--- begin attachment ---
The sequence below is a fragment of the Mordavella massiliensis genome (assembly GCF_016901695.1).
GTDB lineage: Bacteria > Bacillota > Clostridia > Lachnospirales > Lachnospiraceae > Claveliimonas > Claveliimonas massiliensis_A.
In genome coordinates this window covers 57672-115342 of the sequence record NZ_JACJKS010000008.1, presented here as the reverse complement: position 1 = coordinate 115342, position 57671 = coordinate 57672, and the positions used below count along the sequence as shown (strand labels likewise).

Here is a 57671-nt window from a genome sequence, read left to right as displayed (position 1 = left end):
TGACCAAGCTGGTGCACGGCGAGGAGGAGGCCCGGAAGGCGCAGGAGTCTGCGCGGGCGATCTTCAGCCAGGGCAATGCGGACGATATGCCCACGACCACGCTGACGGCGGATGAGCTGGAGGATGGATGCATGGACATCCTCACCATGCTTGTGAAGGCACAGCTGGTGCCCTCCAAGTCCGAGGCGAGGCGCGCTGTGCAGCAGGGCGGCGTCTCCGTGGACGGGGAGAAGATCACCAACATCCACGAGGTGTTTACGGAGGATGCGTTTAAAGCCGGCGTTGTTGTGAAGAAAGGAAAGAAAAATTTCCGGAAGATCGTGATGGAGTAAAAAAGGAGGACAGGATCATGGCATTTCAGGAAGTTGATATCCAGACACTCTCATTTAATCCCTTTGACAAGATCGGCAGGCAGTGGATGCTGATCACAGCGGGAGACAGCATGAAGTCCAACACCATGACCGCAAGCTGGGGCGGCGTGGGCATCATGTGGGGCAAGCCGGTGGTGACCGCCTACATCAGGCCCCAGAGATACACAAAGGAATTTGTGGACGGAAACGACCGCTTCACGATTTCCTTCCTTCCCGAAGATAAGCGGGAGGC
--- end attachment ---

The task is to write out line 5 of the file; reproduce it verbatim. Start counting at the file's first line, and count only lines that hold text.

TGACCAAGCTGGTGCACGGCGAGGAGGAGGCCCGGAAGGCGCAGGAGTCTGCGCGGGCGATCTTCAGCCAGGGCAATGCGGACGATATGCCCACGACCACGCTGACGGCGGATGAGCTGGAGGATGGATGCATGGACATCCTCACCATGCTTGTGAAGGCACAGCTGGTGCCCTCCAAGTCCGAGGCGAGGCGCGCTGTGCAGCAGGGCGGCGTCTCCGTGGACGGGGAGAAGATCACCAACATCCACGAGGTGTTTACGGAGGATGCGTTTAAAGCCGGCGTTGTTGTGAAGAAAGGAAAGAAAAATTTCCGGAAGATCGTGATGGAGTAAAAAAGGAGGACAGGATCATGGCATTTCAGGAAGTTGATATCCAGACACTCTCATTTAATCCCTTTGACAAGATCGGCAGGCAGTGGATGCTGATCACAGCGGGAGACAGCATGAAGTCCAACACCATGACCGCAAGCTGGGGCGGCGTGGGCATCATGTGGGGCAAGCCGGTGGTGACCGCCTACATCAGGCCCCAGAGATACACAAAGGAATTTGTGGACGGAAACGACCGCTTCACGATTTCCTTCCTTCCCGAAGATAAGCGGGAGGC